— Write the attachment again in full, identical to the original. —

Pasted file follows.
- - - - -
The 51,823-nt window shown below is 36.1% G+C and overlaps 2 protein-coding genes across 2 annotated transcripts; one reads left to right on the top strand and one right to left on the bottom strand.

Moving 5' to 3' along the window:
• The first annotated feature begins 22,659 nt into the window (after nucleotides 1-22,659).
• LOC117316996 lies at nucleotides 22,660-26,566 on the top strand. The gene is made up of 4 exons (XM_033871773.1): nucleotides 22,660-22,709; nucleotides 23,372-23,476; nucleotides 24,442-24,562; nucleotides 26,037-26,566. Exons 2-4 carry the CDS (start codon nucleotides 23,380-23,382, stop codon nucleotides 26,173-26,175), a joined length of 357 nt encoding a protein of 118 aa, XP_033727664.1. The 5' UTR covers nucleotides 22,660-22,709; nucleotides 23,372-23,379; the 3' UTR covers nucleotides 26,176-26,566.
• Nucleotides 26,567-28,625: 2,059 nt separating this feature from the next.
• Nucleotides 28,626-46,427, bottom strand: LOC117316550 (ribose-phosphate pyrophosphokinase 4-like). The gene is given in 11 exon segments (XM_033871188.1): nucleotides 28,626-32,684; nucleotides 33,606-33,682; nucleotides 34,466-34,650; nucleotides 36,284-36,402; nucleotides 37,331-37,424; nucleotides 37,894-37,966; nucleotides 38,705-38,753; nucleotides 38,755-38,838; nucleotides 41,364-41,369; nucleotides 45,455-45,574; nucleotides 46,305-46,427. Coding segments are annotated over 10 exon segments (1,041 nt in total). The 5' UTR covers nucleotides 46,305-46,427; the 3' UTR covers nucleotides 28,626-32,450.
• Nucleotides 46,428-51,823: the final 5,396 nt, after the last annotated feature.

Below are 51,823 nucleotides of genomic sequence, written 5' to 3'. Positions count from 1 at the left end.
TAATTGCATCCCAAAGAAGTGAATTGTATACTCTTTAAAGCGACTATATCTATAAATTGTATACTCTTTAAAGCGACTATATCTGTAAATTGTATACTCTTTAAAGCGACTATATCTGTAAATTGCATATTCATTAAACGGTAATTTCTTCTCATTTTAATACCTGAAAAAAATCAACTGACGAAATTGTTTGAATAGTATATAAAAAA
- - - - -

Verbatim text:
The 51,823-nt window shown below is 36.1% G+C and overlaps 2 protein-coding genes across 2 annotated transcripts; one reads left to right on the top strand and one right to left on the bottom strand.

Moving 5' to 3' along the window:
• The first annotated feature begins 22,659 nt into the window (after nucleotides 1-22,659).
• LOC117316996 lies at nucleotides 22,660-26,566 on the top strand. The gene is made up of 4 exons (XM_033871773.1): nucleotides 22,660-22,709; nucleotides 23,372-23,476; nucleotides 24,442-24,562; nucleotides 26,037-26,566. Exons 2-4 carry the CDS (start codon nucleotides 23,380-23,382, stop codon nucleotides 26,173-26,175), a joined length of 357 nt encoding a protein of 118 aa, XP_033727664.1. The 5' UTR covers nucleotides 22,660-22,709; nucleotides 23,372-23,379; the 3' UTR covers nucleotides 26,176-26,566.
• Nucleotides 26,567-28,625: 2,059 nt separating this feature from the next.
• Nucleotides 28,626-46,427, bottom strand: LOC117316550 (ribose-phosphate pyrophosphokinase 4-like). The gene is given in 11 exon segments (XM_033871188.1): nucleotides 28,626-32,684; nucleotides 33,606-33,682; nucleotides 34,466-34,650; nucleotides 36,284-36,402; nucleotides 37,331-37,424; nucleotides 37,894-37,966; nucleotides 38,705-38,753; nucleotides 38,755-38,838; nucleotides 41,364-41,369; nucleotides 45,455-45,574; nucleotides 46,305-46,427. Coding segments are annotated over 10 exon segments (1,041 nt in total). The 5' UTR covers nucleotides 46,305-46,427; the 3' UTR covers nucleotides 28,626-32,450.
• Nucleotides 46,428-51,823: the final 5,396 nt, after the last annotated feature.

Below are 51,823 nucleotides of genomic sequence, written 5' to 3'. Positions count from 1 at the left end.
TAATTGCATCCCAAAGAAGTGAATTGTATACTCTTTAAAGCGACTATATCTATAAATTGTATACTCTTTAAAGCGACTATATCTGTAAATTGTATACTCTTTAAAGCGACTATATCTGTAAATTGCATATTCATTAAACGGTAATTTCTTCTCATTTTAATACCTGAAAAAAATCAACTGACGAAATTGTTTGAATAGTATATAAAAAA